I call myself a Zen Buddhist because Zen is the tradition that I find closest to my actual beliefs, and I practice zazen on an almost-daily basis, so, like all American Buddhists, I was troubled by the recent spate of sex scandals in Zen communities.
For those of you who don’t follow Zen—or sex scandals—the short version is this: A whole series of highly respected (and highly married) Zen masters had multiple sexual relationships with female students. In some cases, the teacher used the ritual of sanzen—the private meeting between teacher and student that is a much-honored practice in Zen circles—to coerce students into sex.
Of course, scandals involving spiritual leaders are nothing new. From the cheating of yoga trailblazer John Friend to the financial swindles of televangelists like Creflo Dollar and Kenneth Copeland, to the con artistry of Elizabeth Gilbert’s Eat, Pray, Love guru, a disturbing picture emerges. Not that all (or even a lot) of clergy are lechers and liars, but that there seems to be something broken in the way the clergy are viewed.
What bothers me about most of these scandals (I’m not talking about ones involving children—a whole other thing entirely) is that they stem at least in part from the notion that the cleric has a special relationship with the Sacred. Whether he is a priest who can absolve sins or a monk who has achieved Buddhahood, his spirituality is seen as far above everyone else’s. It is not a great step from that level of reverence to the belief that you can trust the cleric with everything—your money, your body, your soul.
The minute people start thinking a guru, priest, minister, or master is spiritually unique, something goes wrong with their own spiritual life. Elizabeth Gilbert’s starry-eyed description of the first time she heard her guru speak suggests this kind of devotion: “Her words gave me chill bumps over my whole body, even across the skin of my face,” she writes. “ . . . And when I heard she had an Ashram in india, I knew I must take myself there as quickly as possible.” I saw this devotion in my aunt who, dying of breast cancer and living in poverty, would scrape together a few dollar bills whenever she could and send them in an envelope to a wealthy TV preacher in hopes of a cure or salvation. And it was the same with the women who fell victim to unscrupulous or predatory Zen masters: They had so much faith in their teachers, that when they were told sex was a path to enlightenment, they neither questioned nor challenged it.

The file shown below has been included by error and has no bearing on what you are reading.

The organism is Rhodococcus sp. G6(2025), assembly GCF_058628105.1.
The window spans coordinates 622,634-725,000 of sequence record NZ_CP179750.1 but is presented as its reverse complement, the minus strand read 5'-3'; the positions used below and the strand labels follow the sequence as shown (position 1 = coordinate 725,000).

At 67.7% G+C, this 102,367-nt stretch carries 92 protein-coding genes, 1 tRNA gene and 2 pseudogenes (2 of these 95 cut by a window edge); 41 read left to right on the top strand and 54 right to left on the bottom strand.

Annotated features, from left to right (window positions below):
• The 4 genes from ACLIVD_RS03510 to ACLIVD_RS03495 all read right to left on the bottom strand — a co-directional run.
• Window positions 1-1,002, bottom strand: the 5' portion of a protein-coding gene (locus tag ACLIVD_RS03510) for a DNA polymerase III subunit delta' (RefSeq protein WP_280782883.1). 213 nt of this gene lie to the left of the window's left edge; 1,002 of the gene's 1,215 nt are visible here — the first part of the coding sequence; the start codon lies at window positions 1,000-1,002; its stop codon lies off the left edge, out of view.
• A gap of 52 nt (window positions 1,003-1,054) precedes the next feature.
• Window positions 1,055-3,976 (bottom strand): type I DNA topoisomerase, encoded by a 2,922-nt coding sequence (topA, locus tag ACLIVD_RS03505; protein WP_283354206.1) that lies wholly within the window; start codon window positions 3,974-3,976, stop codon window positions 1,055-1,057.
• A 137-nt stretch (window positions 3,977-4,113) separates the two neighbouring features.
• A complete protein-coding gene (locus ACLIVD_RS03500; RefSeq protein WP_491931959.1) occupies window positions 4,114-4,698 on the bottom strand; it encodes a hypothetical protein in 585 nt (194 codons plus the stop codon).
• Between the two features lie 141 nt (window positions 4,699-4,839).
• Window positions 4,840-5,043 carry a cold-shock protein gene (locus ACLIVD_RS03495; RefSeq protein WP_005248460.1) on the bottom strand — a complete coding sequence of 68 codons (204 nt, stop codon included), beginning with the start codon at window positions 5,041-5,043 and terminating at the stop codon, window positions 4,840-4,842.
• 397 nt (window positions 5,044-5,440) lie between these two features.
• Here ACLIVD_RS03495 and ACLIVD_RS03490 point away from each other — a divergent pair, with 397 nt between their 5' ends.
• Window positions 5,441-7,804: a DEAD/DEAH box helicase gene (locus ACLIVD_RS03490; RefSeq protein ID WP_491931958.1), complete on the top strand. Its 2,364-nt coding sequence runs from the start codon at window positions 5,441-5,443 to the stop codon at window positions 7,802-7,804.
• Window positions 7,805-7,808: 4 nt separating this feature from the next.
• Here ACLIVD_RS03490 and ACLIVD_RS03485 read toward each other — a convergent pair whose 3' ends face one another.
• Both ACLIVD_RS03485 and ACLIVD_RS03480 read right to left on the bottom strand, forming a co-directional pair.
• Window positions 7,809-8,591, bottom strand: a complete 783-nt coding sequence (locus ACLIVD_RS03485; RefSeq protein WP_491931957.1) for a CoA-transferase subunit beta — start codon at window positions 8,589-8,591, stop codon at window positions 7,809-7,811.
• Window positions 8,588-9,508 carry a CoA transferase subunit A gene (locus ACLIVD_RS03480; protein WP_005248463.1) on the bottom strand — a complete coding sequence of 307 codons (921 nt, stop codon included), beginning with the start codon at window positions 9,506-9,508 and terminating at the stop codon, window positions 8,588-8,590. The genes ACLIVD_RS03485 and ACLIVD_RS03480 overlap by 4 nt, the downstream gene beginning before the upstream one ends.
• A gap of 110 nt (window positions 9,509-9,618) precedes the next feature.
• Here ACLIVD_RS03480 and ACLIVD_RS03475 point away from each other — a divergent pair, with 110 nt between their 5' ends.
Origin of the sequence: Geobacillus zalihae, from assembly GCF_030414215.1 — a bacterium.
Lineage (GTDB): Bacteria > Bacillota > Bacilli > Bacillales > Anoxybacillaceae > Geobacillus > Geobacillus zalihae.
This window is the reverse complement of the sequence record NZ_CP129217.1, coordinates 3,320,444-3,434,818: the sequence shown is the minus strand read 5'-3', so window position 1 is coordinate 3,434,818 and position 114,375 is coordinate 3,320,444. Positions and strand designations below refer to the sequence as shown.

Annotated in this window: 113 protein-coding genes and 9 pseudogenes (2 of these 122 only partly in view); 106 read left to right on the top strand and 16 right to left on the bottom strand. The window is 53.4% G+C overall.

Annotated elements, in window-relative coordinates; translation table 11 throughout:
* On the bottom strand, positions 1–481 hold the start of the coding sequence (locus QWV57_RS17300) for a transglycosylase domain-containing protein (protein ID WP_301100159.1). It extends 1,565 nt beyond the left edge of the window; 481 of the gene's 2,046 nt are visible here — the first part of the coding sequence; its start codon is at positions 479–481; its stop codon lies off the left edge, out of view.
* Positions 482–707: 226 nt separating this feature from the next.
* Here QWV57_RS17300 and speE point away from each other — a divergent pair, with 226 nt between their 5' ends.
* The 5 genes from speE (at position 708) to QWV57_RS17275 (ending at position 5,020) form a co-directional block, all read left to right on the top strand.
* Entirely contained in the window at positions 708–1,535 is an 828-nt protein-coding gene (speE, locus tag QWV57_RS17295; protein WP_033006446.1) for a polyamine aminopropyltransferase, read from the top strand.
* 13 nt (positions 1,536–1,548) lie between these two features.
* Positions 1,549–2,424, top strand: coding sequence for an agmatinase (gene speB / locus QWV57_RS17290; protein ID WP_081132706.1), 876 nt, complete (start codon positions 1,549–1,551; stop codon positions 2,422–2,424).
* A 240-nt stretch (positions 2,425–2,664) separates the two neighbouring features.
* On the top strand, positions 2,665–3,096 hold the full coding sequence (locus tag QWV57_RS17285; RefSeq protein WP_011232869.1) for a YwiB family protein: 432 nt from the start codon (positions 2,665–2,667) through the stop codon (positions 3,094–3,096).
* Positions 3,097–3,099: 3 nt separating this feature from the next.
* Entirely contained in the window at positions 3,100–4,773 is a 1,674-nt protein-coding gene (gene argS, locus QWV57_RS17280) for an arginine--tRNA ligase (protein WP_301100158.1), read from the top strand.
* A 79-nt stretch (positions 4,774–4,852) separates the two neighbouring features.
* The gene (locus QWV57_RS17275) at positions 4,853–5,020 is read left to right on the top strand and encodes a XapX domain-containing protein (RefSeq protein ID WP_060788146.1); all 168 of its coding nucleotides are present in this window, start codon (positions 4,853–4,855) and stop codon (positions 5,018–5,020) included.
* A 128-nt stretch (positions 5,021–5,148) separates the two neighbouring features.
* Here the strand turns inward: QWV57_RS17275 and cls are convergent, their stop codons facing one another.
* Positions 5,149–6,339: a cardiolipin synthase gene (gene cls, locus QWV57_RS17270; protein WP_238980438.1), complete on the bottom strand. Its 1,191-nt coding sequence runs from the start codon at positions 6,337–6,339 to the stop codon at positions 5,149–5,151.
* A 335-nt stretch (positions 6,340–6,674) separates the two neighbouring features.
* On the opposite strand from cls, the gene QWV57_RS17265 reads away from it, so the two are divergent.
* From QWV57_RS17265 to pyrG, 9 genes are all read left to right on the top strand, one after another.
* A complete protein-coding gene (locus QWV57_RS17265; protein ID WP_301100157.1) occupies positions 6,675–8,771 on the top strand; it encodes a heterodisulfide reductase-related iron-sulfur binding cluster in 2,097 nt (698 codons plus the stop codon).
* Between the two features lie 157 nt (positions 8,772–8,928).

During my three years in India in the 70’s and 80’s, I met scores of people searching for gurus to devote their lives to. They were often hurt in some way, and vulnerable. I was hurt and vulnerable, too, but I felt myself naturally averse to the very idea of a guru. I studied many spiritual practices, read widely, and talked to everyone I could, but I had no intention of devoting myself to a person, no matter how charismatic or convincing. The whole notion seemed contrary to the very point of a spiritual life, and to this day, I find unquestioning reverence for clergy of any tradition to be absurd and dangerous.
This isn’t to say spiritual leaders aren’t important. What I’ve learned from wonderful teachers of Zen and other traditions, through classes, writings, talks, and face-to-face discussion, has been immensely helpful, even transformative. We need people to lead spiritual communities, transmit knowledge, and offer advice and support on our journeys. But none of my teachers have ever pretended to have some special key to the Universe. None of them called themselves “masters” or demanded devotion. None of them acted as if they had God’s private number.
Causes Jill Jepson Supports
Humane Society of the United States, Defenders of Wildlife, Interational Society for the Protection of Burros and Mustangs, National Wildlife Federation,...